At least it’s getting discussed inside the Beltway: Will Providers Provide Equally?
Large tech companies such as Amazon.com, Yahoo Inc. and Microsoft Corp. raised the alarm last year, asking the Federal Communications Commission to consider establishing principles that would help ensure that the Internet grows up as a place that allows basic consumer choice.
Their view is that the Internet is such a vital component of life that it should resemble, in a small but crucial way, the electrical grid. One can imagine the chaos if your power company could take money from Sony Corp. so that its appliances got a higher quality of juice — and thus worked a tad better — than those of Mitsubishi Corp.
The power system wasn’t built that way, but high-speed Internet service providers have that very capability. Technology now exists that enables network operators to recognize the data packets that move across their systems, and to prioritize them. This is, in fact, how some universities are spotting and cracking down on music file-sharing over campus networks.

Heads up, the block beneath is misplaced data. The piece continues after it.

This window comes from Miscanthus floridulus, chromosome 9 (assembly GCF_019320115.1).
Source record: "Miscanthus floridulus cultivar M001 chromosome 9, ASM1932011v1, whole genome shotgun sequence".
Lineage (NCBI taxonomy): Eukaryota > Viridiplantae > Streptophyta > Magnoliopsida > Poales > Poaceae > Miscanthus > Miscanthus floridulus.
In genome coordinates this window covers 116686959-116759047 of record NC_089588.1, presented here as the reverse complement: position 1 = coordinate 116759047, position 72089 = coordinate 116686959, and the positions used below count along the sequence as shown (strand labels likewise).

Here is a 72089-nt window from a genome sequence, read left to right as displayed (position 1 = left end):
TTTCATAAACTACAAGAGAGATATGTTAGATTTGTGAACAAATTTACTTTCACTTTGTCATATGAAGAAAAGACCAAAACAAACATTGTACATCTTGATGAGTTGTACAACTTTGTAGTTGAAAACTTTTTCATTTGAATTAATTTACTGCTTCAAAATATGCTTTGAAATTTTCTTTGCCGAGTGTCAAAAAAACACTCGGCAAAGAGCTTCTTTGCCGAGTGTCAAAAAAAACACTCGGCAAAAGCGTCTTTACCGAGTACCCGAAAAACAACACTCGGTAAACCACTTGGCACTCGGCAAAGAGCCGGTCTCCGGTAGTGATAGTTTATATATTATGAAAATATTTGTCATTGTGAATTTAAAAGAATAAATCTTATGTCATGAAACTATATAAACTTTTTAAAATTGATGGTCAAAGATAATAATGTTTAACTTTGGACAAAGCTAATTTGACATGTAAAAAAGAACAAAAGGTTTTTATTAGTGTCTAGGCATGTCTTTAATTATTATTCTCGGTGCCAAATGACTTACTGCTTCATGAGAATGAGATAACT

Would Internet service providers exercise that control? Some intriguing speculation came recently from the Yankee Group, a market research firm that services major corporations.
In a controversial report issued early this month, Yankee analysts looked at one of today’s hottest technologies, voice service over the Internet, also known as VoIP. Specifically, the analysts were pessimistic that the biggest VoIP player today, New Jersey-based Vonage Corp., could survive once the cable and telephone companies that provide most broadband Internet connections jump into the VoIP game, as they are beginning to do.
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